Despite personal threats and a petition drive to stop him, Talladega College President Billy Hawkins stood by his decision to accept President-elect Donald Trump’s invitation for the school’s band to participate in the inauguration parade: “We feel the inauguration of a new president is not a political event but a civil ceremony celebrating the transfer of power,” he said (remember when grown-ups still had a say on college campuses?).
Hawkins, who runs the small, historically black college in Alabama founded by the descendants of slaves, said the outcry over his decision has been “pretty nasty.” He told Fox News host Bill O’Reilly that people have said “I’ve shamed the college…and I’ve had people say I’m a disgrace to my African-American race.” But in the end, he put the students’ best interest first, not the appeasement of the race-baiting, anti-Trump lunatic fringe. “We are happy they will have, as American citizens, the opportunity to march down Pennsylvania Avenue. I’m excited for the students.”
Thanks to the coverage on O’Reilly’s show, the college has raised more than $600,000 to pay for the band’s trip to the nation’s capital (O’Reilly’s foundation donated $25,000). More than 10,000 people donated on a GoFundMe page. Excess money will be used for infrastructure repairs and scholarships at the school.
This is how the Left now unifies people. The self-proclaimed arbiters of unity, based solely on meaningless platitudes about race, sex, and sexual orientation, are truly bringing people together to counteract their destructive and despicable attacks against anyone who disagrees with them. Their fist-banging, spit-flying tantrums are galvanizing people—particularly Republicans—in a way no one else could. Every time a liberal rants when Trump defends himself against the political aristocracy such as icon/hero/legend Meryl Streep or icon/hero/legend John Lewis or icon/hero/legend CNN, a deplorable gets her wings.
Republicans Unite around Trump at Last
Some new polling bears this out. Despite blaring headlines about Trump’s record-low favorability ratings, a deeper dive into the crosstabs reveals some interesting results. A CNN poll released this week shows 89 percent of Republicans hold a favorable view of Trump. Eighty percent of Republicans approve of Trump’s handling of the transition and a whopping 93 percent think Trump will do a very good or fairly good job as president.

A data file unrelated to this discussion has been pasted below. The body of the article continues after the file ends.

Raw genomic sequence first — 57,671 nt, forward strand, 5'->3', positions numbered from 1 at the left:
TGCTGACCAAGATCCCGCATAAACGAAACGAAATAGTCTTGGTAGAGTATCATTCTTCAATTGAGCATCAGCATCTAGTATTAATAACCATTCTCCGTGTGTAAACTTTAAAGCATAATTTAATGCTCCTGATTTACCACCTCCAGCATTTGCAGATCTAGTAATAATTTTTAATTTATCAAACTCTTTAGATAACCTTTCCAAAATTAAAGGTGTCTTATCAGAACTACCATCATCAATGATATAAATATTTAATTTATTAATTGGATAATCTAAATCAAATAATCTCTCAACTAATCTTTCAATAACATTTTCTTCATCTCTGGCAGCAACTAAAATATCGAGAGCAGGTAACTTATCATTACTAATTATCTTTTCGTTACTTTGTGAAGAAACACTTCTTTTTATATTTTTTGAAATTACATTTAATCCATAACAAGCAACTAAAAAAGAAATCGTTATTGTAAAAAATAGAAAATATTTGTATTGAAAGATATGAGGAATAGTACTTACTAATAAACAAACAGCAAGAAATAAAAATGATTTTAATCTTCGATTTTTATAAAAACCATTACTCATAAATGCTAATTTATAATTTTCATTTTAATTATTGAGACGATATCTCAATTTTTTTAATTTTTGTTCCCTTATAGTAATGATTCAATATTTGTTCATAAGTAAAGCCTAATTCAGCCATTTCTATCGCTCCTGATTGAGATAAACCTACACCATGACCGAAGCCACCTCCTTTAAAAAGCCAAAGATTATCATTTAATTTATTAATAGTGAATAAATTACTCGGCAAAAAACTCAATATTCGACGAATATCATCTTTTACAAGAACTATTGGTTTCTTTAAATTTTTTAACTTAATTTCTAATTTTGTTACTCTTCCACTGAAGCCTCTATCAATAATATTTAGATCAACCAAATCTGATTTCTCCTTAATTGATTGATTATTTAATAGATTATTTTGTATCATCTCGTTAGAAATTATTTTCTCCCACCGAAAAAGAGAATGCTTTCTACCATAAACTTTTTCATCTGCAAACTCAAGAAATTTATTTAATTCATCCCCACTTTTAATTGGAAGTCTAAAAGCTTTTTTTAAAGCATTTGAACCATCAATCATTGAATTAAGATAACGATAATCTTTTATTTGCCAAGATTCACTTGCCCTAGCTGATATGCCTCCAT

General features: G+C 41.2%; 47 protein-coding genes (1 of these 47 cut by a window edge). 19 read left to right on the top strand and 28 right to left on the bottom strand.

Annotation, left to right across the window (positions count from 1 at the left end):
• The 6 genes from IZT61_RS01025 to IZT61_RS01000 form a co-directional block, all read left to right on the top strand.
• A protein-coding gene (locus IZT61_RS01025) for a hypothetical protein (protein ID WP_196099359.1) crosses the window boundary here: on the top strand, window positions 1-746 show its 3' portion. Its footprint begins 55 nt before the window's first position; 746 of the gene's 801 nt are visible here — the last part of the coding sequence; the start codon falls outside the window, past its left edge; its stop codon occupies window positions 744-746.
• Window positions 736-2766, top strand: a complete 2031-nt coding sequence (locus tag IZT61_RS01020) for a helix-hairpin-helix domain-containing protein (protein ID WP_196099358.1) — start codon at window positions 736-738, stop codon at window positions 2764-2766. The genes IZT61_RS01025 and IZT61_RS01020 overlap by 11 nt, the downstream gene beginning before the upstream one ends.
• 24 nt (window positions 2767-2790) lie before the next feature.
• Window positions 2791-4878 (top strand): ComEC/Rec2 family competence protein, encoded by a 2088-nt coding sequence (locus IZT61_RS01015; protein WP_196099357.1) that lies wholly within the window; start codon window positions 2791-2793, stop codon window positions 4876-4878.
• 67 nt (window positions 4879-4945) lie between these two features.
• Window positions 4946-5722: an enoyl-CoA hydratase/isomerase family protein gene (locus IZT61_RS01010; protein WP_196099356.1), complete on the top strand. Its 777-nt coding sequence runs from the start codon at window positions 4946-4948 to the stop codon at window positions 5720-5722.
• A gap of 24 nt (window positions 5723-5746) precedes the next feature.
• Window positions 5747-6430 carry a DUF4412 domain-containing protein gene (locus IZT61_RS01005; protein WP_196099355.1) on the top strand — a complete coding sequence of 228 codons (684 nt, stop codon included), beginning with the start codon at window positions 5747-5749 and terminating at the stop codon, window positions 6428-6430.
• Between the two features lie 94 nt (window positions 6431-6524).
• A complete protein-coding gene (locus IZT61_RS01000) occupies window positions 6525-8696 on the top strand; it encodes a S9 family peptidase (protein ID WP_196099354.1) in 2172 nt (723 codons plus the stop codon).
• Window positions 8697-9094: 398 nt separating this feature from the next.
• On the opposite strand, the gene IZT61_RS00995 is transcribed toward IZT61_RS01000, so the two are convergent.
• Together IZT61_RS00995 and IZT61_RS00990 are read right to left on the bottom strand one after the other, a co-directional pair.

For self-described conservatives, the numbers are just slightly lower; 78 percent of conservatives have a favorable view of the incoming president and 82 percent say he will do a very good or fairly good job as president.
The Economist/YouGov poll from January 7-10 shows more encouraging results from Republicans. Eighty-one percent of Republicans are optimistic about Trump’s presidency and 67 percent expect to be better off in four years. Fifty-eight percent have a very high opinion of Trump, and get this: a plurality, 40 percent, of both Republicans and conservatives consider Trump’s ideology “conservative.”
This is a long, long way from just four months ago, when a conservative-led “Never Trump” was well underway, prominent Republicans were defecting and even retracting Trump endorsements, and the media was gleefully writing the obituary for the Grand Old Party. The confirmation hearings for Trump’s cabinet picks are so far going well, with little more than camera-hogging preening from former Republican foes (I’m looking at you, Marco Rubio).
While some sore-loser Democrats have announced plans to boycott Trump’s swearing-in, no Republican has done so. Career national security advisors, including some top Republicans who signed harsh letters opposing Trump before the election, are now waiting by the phone to see if the incoming president will ask them to serve in his administration. Obviously, some of the credit belongs to Trump himself, but there’s no question that the Left’s hysterical reaction to basically everything is contributing to Republicans now rallying around the incoming president.
It’s Not Just the Right, Either
It’s not just the Republican establishment that raging liberals are bringing together. They’re turning off large swaths of the same “ordinary voters” they promised to relate to after November 8. Anecdotally, I see a backlash against liberals from my friends and family. The most reluctant Trump supporters, even some who voted for Hillary Clinton, are appalled and infuriated by the Left’s overreaction to every Trump move and tweet. Many Democrats I know do not support the Left’s tactics, and I’ve heard from them we need to “give Trump a chance.”
If they were smart—and that’s a big if—liberals would realize the damage they are doing, not to Trump but to themselves and their cause, and tone it down a notch. The Left’s post-election progression from shocked to sad to angry to scorched-earth would be entertaining if it didn’t come with real-life consequences, like trying to stop African-American college kids from enjoying an once-in-a-lifetime experience.
This is what the new American Left has become. While they will try to blame Trump and the Republicans, it is no one else’s fault but their own.